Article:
by Goh Boon Teck
Toy Factory Productions
Joyden Hall @ Bugis+, Singapore

Goh Boon Teck’s Purple, a play inspired by the life of Singaporean transsexual Maggie Lai, is without doubt, a significant work of local theatre, having been performed to sold out crowds in both 1995 and 1998. Behind the racy lifestyle of this movie star, stripper and call girl extraordinaire is the tale of one woman’s journey to self-acceptance and her battle to stand up for who she is.

This third incarnation of the play, featuring songs and an improved script, is led by director Rayann Condy and boasts a striking new angle: the transsexual as a circus freak. Bright publicity posters declare the play to be a "bareback Freak Show" and we are invited to gather around to enjoy the lurid spectacle. It’s a strong idea but one that ends up drowning out the tender story it is trying to tell.

Condy has been known to play with unconventional spaces, exploring locations such as a bar (Can’t Stand Up for Falling Down) and a beach (Sonnets for an Old Century) in previous productions. In Purple, she uses another interesting venue: a multi-purpose events hall at the top floor of a shopping mall. The action proceeds on a raised central stage surrounded by the audience, festooned with colourful streamers, rings and other carnivalesque elements. As we take our seats, we are greeted by earthy usherettes (Matilda Chua, Elizabeth Loh and Rebecca Skyperman) who draw our attention to the veritable aberration of nature lurking behind the screen and provide lascivious banter, much like circus ringmasters warming the crowd before the main act.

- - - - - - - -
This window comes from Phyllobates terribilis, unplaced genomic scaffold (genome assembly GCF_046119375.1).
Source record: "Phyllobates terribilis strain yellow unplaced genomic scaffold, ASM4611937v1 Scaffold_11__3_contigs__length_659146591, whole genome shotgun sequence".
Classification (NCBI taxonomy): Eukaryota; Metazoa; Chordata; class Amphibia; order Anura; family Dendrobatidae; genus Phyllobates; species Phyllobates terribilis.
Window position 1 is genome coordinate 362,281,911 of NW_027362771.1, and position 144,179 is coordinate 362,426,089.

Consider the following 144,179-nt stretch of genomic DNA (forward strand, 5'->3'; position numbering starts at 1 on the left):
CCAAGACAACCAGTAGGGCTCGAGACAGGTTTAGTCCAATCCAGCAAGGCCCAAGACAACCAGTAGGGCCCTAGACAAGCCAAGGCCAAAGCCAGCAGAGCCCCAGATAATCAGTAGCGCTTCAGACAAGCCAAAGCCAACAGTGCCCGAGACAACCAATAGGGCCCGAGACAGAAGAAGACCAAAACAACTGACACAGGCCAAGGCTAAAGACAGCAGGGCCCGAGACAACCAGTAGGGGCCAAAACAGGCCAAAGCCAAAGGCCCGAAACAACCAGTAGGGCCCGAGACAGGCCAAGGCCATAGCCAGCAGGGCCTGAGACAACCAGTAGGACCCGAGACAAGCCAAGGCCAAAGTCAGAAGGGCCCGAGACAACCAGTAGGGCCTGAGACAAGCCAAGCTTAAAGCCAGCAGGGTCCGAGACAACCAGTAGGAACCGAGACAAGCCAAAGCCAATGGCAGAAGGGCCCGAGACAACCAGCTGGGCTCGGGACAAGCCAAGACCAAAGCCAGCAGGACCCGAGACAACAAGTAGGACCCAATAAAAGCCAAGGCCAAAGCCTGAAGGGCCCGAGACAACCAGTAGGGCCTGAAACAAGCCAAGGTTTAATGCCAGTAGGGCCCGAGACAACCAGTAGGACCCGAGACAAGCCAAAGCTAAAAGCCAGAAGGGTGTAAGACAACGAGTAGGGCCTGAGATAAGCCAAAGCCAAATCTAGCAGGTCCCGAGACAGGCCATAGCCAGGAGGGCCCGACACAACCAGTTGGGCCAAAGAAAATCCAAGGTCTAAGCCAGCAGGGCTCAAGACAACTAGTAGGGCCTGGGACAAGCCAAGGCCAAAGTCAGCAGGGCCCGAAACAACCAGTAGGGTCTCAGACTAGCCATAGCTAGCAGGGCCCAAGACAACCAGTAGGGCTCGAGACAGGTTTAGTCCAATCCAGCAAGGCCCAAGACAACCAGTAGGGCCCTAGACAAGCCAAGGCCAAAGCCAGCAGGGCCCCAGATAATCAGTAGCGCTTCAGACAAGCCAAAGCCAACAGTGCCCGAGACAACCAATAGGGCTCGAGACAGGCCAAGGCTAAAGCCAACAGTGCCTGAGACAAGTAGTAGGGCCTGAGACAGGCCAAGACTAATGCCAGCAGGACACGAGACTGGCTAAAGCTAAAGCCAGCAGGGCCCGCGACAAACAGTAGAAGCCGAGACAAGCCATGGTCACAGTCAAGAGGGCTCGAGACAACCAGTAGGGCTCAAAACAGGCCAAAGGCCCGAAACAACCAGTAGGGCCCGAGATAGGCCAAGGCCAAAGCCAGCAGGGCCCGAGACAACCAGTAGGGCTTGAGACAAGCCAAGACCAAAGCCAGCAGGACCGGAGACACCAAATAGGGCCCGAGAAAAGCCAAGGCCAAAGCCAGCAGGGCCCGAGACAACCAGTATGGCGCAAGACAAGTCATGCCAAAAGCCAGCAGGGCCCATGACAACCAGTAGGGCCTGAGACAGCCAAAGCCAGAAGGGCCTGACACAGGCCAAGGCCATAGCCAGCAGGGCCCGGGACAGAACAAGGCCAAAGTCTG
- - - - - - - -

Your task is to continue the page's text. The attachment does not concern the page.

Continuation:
All this makes for a good preamble but alas, once the screen goes up, revealing a miserable, bedraggled Maggie (Shane Mardjuki), I start to feel that perhaps Condy has not thought this staging through. The configuration of the space results in rather awkward blocking where, despite the actors' best efforts, people seated at the sides do not get a good view of the scenes. There is also a wide gap between the stage and the audience and Condy rarely allows Mardjuki to get up close with us, having him deliver most of his lines on the stage. I end up feeling quite distanced from the action.

Another reason why this production of Purple falters is due to Mardjuki's performance. Maggie Lai by no means an easy character to play and Mardjuki unfortunately does not prove himself the equal of this demanding role. Much like in Twelfth Night, I feel that while he delivers all his lines very well, he lacks conviction in what he is saying. His performance remains carefully reined-in rather than raw and emotionally naked. One does not feel the pathos of Maggie as an outsider and I constantly feel myself watching Mardjuki the actor first and Maggie the character second.

Photo Credit: Toy Factory Productions